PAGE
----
Daniel Boone's great escape

by Spradlin, Michael P.

Format: Print Book 2008
Availability: Available at 3 Libraries 3 of 5 copies
Available (3)
Location Collection Call #
Bethel Park Public Library Picture Books PB j 92 BOONE Daniel
Location  Bethel Park Public Library
Collection  Picture Books
Call Number  PB j 92 BOONE Daniel
Brentwood Library Juvenile Biography JUV 92 BOONE Daniel
Location  Brentwood Library
Collection  Juvenile Biography
Call Number  JUV 92 BOONE Daniel
Mt. Lebanon Public Library Children's Non-Fiction j 92B BOONE Spr
Location  Mt. Lebanon Public Library
Collection  Children's Non-Fiction
Call Number  j 92B BOONE Spr
Unavailable (2)
Location Collection Status
Monroeville Public Library Juvenile Non-fiction CHECKED OUT
Location  Monroeville Public Library
Collection  Juvenile Non-fiction
Northland Public Library Children's Biography CHECKED OUT
Location  Northland Public Library
Collection  Children's Biography

While out hunting buffalo one day, the great Wild West explorer Daniel Boone was captured by powerful Shawnee warriors. Enraged by the settlers' murder of one of their own, the Shawnee chief decided to take Boone hostage as revenge. Even though he was eventually adopted by the Shawnee and grew accustomed to their way of life, Boone was constantly concerned about the safety of his family and friends. So when he heard that the Shawnee were preparing to attack the settlers in an attempt to regain their land, Boone decided to escape. Over four long days, he navigated the cruel landscape--crossing wide rivers, hiding in tall grass or trees, covering his footsteps at every turn, and never looking back but all the while knowing that the angry warriors were in hot pursuit.

This little-known episode from the life of one of our most famous Western heroes provides a balanced look at a difficult time in our history, while presenting a stunning act of courage that will keep young readers on the edge of their seats.

Published Reviews
Booklist Review: "Spradlin presents an episode from the life of pioneer Daniel Boone that's long on excitement, but short on sourcing. On a snowy day in 1778 that would change his life forever,   Boone is hunting when he is spotted by Shawnee warriors. The Shawnee, furious over deaths and broken treaties, take Boone captive; then they allow him to bring men from his fort to live with the Indians as a sign of good faith. The description of this episode is confusing: how did Boone get his men to agree? And when Boone later escapes, he apparently leaves his men behind. Moreover, the epilogue states that this escape is reduced to one brief sentence in Boone's autobiography.  Though the epilogue speaks authoritatively, there are no source notes, or even a bibliography a disservice to children which will leave adult readers wondering about authenticity. That's too bad, because the pictures created with watercolor, colored pencil, and ink, and with lots of crosshatching practically jump off  the two-page spreads. No doubt kids will be caught up in the adventure, but how much is truth, and how much fiction?--Cooper, Ilene Copyright 2008 Booklist"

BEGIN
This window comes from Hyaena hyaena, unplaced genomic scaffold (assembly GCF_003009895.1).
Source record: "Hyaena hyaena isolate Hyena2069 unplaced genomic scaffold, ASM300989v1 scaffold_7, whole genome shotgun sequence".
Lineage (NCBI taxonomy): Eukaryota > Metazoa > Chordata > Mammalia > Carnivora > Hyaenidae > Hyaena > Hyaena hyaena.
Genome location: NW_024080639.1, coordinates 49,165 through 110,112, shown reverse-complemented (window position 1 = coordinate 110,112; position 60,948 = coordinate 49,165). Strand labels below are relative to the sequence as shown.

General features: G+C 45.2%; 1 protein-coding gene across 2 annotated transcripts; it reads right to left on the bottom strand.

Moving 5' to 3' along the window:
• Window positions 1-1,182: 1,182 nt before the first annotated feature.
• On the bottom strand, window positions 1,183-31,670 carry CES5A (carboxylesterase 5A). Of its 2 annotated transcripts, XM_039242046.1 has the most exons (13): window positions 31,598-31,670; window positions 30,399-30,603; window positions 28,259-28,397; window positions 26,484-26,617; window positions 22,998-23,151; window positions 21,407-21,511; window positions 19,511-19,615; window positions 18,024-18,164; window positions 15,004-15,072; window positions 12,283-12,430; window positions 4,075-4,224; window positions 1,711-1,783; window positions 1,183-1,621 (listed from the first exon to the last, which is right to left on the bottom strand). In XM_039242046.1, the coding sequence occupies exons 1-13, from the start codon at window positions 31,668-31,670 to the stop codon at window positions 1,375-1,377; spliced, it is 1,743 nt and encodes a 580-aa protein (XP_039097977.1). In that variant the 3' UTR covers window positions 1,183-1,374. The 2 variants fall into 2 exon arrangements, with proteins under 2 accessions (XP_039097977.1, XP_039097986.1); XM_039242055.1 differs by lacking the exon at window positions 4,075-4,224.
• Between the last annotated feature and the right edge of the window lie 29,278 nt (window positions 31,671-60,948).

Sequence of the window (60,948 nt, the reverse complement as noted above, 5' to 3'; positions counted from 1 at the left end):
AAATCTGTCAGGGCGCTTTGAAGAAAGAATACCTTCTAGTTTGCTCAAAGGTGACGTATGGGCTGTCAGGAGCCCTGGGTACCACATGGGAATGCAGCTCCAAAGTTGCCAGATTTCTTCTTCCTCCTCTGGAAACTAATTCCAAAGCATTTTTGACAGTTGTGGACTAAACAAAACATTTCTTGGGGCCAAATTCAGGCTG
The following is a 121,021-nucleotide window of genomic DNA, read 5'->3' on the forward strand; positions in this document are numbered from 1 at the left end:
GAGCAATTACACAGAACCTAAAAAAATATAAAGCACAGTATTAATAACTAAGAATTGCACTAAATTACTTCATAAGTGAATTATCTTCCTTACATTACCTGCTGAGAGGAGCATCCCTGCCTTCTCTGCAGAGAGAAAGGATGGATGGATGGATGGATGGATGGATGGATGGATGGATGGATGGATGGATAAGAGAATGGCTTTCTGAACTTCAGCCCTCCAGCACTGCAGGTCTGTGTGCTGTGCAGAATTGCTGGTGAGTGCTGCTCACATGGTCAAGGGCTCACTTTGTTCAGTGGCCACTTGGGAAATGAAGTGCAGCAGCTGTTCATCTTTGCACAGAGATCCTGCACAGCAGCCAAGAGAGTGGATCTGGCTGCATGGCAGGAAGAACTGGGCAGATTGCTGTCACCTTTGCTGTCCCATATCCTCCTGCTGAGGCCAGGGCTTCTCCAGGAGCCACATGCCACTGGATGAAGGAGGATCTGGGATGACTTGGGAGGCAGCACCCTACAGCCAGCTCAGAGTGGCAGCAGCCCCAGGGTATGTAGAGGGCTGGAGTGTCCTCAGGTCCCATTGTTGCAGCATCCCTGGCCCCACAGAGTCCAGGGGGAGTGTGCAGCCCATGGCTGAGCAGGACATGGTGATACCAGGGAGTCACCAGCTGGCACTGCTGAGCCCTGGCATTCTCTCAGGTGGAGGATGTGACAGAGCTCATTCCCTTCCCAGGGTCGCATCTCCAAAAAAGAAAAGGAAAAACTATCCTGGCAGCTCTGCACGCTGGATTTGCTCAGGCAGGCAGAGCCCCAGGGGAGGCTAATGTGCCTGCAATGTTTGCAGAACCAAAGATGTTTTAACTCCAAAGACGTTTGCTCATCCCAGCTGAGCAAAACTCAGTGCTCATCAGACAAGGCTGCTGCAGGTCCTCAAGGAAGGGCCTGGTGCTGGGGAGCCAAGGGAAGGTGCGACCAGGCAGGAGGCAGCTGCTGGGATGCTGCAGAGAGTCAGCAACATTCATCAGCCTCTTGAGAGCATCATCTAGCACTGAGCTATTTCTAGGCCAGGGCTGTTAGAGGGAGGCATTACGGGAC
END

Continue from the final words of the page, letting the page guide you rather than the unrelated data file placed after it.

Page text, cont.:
From Booklist, Copyright (c) American Library Association. Used with permission.
Publisher's Weekly Review: "Spradlin (Texas Rangers: Legendary Lawmen) and Hoyt (I'm a Manatee) deliver a thrilling adventure about famed 18th-century frontiersman Daniel Boone. The storytelling is immediate and swift: Suddenly the woods went still.... Boone looked behind him and saw a fearsome sight. Four Shawnee warriors were riding through the trees toward him. Gripping prose relates Boone's experiences as the Shawnee hold him captive from February to June in 1778, until he makes a daring escape to warn fellow settlers of an impending attack. Hoyt's skillful blend of close-ups and eye-level perspectives pulls readers right into the action. Maintaining the tight-as-a-drum tension, the watercolor-and-ink scenes show the escapee hightailing it through thick forests, even hiding inside a log at one point while a pursuer obliviously jumps it on horseback. Spreads with multiple vignettes emphasize the nonstop movement (Boone is said to have run day and night, barely stopping, for four days), as well as endowing the book with a contemporary, graphic-novel-style feel. An epilogue adds further dimension, pointing out that Boone was accused of treason for his initial surrender to the Shawnee. Ages 5-8. (Aug.) (c) Copyright PWxyz, LLC. All rights reserved All rights reserved."
(c) Copyright PWxyz, LLC. All rights reserved
Additional Information
Subjects Boone, Daniel, -- 1734-1820 -- Captivity, 1778 -- Juvenile literature.
Escapes -- Kentucky -- History -- 18th century -- Juvenile literature.
Indian captivities -- Kentucky -- History -- 18th century -- Juvenile literature.
Shawnee Indians -- History -- 18th century -- Juvenile literature.
Frontier and pioneer life -- Kentucky -- Juvenile literature.
Pioneers -- Kentucky -- Biography -- Juvenile literature.
Explorers -- Kentucky -- Biography -- Juvenile literature.
Kentucky -- History -- To 1792 -- Juvenile literature.
Publisher New York, NY :Walker & Co.,2008
Contributors Hoyt, Ard.
Language English
Description 1 volume (unpaged) : color illustrations ; 29 cm
ISBN 9780802795823 (library binding)
080279582X (library binding)
9780802795816 (trade)
0802795811 (trade)
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